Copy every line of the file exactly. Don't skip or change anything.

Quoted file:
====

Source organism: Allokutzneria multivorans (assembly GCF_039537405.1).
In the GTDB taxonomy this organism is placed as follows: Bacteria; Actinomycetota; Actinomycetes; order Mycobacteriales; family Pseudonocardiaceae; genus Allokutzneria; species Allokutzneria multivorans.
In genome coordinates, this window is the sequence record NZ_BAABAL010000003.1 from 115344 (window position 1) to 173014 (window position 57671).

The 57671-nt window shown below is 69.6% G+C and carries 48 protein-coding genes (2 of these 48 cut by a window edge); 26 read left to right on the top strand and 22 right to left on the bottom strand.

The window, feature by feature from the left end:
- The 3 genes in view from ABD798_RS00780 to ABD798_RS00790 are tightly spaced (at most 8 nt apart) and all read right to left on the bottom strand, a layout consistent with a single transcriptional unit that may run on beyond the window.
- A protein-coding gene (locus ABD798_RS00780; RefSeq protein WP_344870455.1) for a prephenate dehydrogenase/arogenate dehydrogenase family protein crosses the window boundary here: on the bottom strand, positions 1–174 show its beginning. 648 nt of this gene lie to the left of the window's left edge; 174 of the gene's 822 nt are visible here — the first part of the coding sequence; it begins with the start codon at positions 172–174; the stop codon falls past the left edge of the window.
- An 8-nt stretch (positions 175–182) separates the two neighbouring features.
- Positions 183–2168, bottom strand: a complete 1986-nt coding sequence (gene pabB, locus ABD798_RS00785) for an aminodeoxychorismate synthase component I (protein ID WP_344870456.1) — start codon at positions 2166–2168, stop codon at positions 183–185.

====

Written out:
Source organism: Allokutzneria multivorans (assembly GCF_039537405.1).
In the GTDB taxonomy this organism is placed as follows: Bacteria; Actinomycetota; Actinomycetes; order Mycobacteriales; family Pseudonocardiaceae; genus Allokutzneria; species Allokutzneria multivorans.
In genome coordinates, this window is the sequence record NZ_BAABAL010000003.1 from 115344 (window position 1) to 173014 (window position 57671).

The 57671-nt window shown below is 69.6% G+C and carries 48 protein-coding genes (2 of these 48 cut by a window edge); 26 read left to right on the top strand and 22 right to left on the bottom strand.

The window, feature by feature from the left end:
- The 3 genes in view from ABD798_RS00780 to ABD798_RS00790 are tightly spaced (at most 8 nt apart) and all read right to left on the bottom strand, a layout consistent with a single transcriptional unit that may run on beyond the window.
- A protein-coding gene (locus ABD798_RS00780; RefSeq protein WP_344870455.1) for a prephenate dehydrogenase/arogenate dehydrogenase family protein crosses the window boundary here: on the bottom strand, positions 1–174 show its beginning. 648 nt of this gene lie to the left of the window's left edge; 174 of the gene's 822 nt are visible here — the first part of the coding sequence; it begins with the start codon at positions 172–174; the stop codon falls past the left edge of the window.
- An 8-nt stretch (positions 175–182) separates the two neighbouring features.
- Positions 183–2168, bottom strand: a complete 1986-nt coding sequence (gene pabB, locus ABD798_RS00785) for an aminodeoxychorismate synthase component I (protein ID WP_344870456.1) — start codon at positions 2166–2168, stop codon at positions 183–185.